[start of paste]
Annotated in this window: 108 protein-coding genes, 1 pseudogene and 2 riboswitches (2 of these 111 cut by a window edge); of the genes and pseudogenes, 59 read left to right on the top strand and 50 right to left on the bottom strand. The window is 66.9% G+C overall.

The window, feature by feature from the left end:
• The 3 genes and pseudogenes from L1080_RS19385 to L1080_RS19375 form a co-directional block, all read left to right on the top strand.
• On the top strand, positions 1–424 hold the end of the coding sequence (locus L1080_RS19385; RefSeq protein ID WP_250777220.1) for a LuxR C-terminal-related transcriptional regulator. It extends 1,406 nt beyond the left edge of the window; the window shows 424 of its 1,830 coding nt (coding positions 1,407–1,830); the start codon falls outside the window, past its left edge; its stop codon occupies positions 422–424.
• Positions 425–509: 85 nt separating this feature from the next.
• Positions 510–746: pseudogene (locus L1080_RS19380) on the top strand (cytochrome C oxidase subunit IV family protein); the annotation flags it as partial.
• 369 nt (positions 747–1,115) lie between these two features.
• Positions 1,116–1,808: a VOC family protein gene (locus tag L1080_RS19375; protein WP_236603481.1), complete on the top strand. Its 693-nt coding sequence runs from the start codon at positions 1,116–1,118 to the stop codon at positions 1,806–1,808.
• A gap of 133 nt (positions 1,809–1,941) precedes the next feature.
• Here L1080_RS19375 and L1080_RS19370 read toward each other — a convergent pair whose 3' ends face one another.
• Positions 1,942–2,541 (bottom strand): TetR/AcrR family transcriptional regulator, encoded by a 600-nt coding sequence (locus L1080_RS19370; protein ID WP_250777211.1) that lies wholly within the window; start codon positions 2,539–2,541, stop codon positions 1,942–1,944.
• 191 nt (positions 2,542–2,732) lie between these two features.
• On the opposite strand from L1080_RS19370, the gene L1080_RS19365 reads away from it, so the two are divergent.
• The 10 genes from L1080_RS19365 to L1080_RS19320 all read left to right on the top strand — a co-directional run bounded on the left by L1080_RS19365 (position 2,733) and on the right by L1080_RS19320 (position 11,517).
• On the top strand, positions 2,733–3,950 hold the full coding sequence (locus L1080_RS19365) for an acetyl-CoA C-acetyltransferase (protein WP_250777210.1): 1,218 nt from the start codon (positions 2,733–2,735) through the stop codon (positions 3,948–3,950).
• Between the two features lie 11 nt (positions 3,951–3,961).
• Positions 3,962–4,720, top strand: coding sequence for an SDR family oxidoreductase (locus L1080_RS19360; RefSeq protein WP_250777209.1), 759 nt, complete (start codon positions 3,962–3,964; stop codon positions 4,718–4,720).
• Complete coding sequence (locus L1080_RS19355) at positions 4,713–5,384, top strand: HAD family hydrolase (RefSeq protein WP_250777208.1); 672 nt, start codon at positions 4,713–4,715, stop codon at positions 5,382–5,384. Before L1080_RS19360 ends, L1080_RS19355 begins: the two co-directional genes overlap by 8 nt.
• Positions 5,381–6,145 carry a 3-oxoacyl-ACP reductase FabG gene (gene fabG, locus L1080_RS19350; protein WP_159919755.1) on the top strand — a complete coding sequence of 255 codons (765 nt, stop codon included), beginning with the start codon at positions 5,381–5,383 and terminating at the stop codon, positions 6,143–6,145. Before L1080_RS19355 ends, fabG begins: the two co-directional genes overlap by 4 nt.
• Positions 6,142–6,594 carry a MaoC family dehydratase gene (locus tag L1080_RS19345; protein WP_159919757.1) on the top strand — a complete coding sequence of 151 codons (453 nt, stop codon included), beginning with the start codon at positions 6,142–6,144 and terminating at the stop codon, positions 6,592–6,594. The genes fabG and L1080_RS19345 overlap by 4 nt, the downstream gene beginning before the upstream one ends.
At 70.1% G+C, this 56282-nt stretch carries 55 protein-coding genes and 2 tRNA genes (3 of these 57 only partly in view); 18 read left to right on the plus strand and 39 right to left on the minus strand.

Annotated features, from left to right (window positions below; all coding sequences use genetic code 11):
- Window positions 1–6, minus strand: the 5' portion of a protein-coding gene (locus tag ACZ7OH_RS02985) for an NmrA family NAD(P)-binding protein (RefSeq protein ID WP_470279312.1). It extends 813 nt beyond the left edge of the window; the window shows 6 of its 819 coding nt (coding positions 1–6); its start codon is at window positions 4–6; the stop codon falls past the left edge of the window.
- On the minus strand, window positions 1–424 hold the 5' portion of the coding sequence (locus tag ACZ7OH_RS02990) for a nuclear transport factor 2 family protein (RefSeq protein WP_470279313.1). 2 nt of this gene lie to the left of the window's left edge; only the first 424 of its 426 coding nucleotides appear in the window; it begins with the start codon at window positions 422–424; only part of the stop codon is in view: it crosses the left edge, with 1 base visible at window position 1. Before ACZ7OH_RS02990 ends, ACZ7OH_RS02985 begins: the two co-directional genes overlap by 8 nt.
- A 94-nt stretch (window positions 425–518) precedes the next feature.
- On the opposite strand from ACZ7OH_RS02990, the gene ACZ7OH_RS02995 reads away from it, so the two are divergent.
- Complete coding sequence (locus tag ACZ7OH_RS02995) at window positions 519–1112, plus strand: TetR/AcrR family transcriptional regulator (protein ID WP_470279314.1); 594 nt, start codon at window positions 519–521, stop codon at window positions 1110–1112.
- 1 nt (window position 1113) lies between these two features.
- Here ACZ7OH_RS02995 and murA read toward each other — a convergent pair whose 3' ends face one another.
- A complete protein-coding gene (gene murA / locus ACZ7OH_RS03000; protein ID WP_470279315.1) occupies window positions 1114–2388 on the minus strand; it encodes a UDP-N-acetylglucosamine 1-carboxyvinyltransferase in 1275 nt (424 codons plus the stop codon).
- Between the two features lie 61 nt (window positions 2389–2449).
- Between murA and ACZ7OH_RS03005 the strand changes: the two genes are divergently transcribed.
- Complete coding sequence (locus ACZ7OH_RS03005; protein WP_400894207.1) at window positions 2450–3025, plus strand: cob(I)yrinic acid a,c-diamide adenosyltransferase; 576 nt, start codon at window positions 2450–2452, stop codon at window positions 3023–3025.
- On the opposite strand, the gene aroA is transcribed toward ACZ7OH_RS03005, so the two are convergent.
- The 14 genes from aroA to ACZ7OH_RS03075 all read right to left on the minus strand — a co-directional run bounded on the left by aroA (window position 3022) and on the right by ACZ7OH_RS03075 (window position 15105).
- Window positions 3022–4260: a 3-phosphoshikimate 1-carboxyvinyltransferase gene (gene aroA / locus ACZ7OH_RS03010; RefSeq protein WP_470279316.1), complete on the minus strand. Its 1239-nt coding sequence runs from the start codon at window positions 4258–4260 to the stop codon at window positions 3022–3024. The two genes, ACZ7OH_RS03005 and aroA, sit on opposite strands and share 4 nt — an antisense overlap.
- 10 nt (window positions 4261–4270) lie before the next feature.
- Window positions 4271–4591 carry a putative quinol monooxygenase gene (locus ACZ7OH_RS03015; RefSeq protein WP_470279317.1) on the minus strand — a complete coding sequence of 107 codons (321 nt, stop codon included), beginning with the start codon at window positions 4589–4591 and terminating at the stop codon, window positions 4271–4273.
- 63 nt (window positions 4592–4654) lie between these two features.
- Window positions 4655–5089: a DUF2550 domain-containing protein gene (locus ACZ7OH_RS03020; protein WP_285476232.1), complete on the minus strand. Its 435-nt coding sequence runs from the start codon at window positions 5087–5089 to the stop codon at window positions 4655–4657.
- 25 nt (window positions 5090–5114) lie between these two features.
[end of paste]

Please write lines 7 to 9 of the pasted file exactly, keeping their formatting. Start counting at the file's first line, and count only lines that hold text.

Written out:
• 369 nt (positions 747–1,115) lie between these two features.
• Positions 1,116–1,808: a VOC family protein gene (locus tag L1080_RS19375; protein WP_236603481.1), complete on the top strand. Its 693-nt coding sequence runs from the start codon at positions 1,116–1,118 to the stop codon at positions 1,806–1,808.
• A gap of 133 nt (positions 1,809–1,941) precedes the next feature.